Stat 565


Winter 2016

Lectures TR 1000-1120 GLSN 100
Instructor: Charlotte Wickham, 255 Weniger
Office hours: Mon & Weds 1-2pm Weniger 255
TA: Chris Comiskey

Course Content

The analysis of serially correlated data in both time and frequency domains. Autocorrelation and partial autocorrelation functions, autoregressive integrated moving average models, model building, forecasting; filtering, smoothing, spectral analysis, frequency response studies.

Topics covered will include:

  • Exploratory analysis and graphical display of time series
  • Common stationary models for time series and their estimation
  • Forecasting of time series
  • Regression with errors described by a time series model
  • Analysis of time series in the spectral domain

Student Learning Outcomes

After completing ST565 you will be familiar with the issues in understanding, analyzing and interpreting data measured in time. You will be able to:

  • Explore and graphically summarise trend, seasonality, correlation and variation in time series data using R.
  • Define the concept of stationarity and describe it’s importance in time series analysis.
  • Define basic stationary time series models: white noise, AR(1) and MA(1).
  • Define the autocovariance and autocorrelation functions and derive the autocorrelation function for basic time series models.
  • Apply the Box-Jenkins modelling approach to identify, fit, check and forecast SARIMA models for time series data.
  • Estimate and interpret regression models with time series structure on the errors.
  • Define the spectrum and interpret a periodogram of a time series.

Tentative Schedule

Tentative Schedule

Evaluation of Student Performance

40% homework + 20% midterm + 20% project + 20% final


Roughly weekly homeworks may consist of readings, mathematical derivations, simulations and complete data analyses. Homeworks will be made available on the class website and, unless specified otherwise, handed in at the start of class on Tuesday. Late homeworks will not be accepted. Your lowest homework score will be dropped.


Tentatively scheduled for Thrusday of week 6.


Proposal due week 7, final project due week 10… more details closer to the time.

Learning Resources

This quarter I am planning to follow quite closely: The Analysis of Time Series: An Introduction, Sixth Edition (Chapman & Hall/CRC Texts in Statistical Science)

This is available to read online through the OSU library. If you want to buy a reference book for time series this is a good one to start with. The only downside is it has very little code for getting things done in R (I will generally provide this in the lecture notes). It is not required that you buy this book, but I do recommend supplementing the lecture material with the readings provided from this book, or use one of the other freely available books below.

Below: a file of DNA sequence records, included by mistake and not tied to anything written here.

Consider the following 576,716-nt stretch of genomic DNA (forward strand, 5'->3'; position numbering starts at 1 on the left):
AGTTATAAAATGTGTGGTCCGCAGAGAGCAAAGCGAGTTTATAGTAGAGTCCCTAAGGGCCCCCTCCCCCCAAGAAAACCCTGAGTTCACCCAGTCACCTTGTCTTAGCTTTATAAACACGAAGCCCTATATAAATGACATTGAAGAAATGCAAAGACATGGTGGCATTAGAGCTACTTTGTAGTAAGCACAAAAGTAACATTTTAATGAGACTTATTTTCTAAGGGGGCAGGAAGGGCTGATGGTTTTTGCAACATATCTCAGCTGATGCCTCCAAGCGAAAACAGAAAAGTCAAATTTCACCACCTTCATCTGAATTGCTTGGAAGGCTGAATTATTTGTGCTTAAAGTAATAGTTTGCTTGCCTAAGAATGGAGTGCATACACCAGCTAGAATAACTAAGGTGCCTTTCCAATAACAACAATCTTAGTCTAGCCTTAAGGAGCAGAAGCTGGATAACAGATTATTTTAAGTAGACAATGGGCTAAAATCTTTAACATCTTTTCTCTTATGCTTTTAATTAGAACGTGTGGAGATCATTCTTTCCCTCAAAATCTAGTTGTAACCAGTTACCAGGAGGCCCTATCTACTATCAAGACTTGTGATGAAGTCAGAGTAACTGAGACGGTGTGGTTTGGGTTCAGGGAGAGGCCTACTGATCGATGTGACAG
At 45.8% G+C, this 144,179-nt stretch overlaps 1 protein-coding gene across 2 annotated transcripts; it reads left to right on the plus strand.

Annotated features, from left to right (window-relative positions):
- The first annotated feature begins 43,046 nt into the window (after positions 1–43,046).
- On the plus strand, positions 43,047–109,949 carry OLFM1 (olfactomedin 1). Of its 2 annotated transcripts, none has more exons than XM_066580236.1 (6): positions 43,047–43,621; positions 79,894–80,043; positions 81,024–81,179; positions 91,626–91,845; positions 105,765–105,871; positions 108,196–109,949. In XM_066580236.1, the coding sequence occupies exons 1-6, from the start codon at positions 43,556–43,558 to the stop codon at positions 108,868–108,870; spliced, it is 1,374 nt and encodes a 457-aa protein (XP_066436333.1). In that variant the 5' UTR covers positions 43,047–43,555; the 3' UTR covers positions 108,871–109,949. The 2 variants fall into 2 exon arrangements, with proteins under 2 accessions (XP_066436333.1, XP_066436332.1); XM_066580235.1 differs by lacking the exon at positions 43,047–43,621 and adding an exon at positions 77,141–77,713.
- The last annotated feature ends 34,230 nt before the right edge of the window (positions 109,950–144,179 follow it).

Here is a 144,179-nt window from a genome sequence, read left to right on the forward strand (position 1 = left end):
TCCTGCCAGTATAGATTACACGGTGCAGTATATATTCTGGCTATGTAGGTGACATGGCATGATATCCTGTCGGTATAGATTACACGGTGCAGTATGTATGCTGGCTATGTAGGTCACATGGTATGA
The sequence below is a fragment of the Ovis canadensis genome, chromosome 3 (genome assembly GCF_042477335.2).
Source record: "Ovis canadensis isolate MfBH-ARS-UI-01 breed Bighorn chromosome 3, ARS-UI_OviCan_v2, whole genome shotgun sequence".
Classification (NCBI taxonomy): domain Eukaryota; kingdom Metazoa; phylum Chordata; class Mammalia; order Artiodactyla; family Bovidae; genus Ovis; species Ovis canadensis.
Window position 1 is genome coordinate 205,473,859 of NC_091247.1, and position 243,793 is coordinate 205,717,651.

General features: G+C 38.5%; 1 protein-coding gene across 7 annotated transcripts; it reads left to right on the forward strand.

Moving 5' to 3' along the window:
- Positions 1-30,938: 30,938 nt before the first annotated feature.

For Stats students: there is also a copy available in the Stats Department Library.

Optional Three other books I have found useful and are available online:

Web site

Course materials (lecture notes and homeworks) will be posted at Class email announcements and grades will be distributed through canvas.

Disability statement

Accommodations are collaborative efforts between students, faculty and Disability Access Services (DAS). Students with accommodations approved through DAS are responsible for contacting me prior to or during the first week of the term to discuss accommodations. Students who believe they are eligible for accommodations but who have not yet obtained approval through DAS should contact DAS immediately at (541) 737-4098.

Academic integrity

Academic dishonesty is a serious offense and will be addressed following the guidelines set out in the Academic Regulations of OSU (go to, click on Registration Information → Academic Regulations, and read AR 15).

The Student Conduct Code defines Academic dishonesty as

… an act of deception in which a Student seeks to claim credit for the work or effort of another person, or uses unauthorized materials or fabricated information in any academic work or research, either through the Student’s own efforts or the efforts of another.

Examples include, but are not limited to, the following:

  • verbatim copying of another student’s homework assignment
  • copying off another student’s exam
  • using prohibited materials (e.g., cell phone, cheat sheet) during an exam
  • communicating with another student during an exam
  • changing answers on an exam after the exam has been graded
  • unattributed use of material copied from an article, textbook, or web site
  • continuing to write on an exam after the instructor or TA has asked for the exams to be handed in.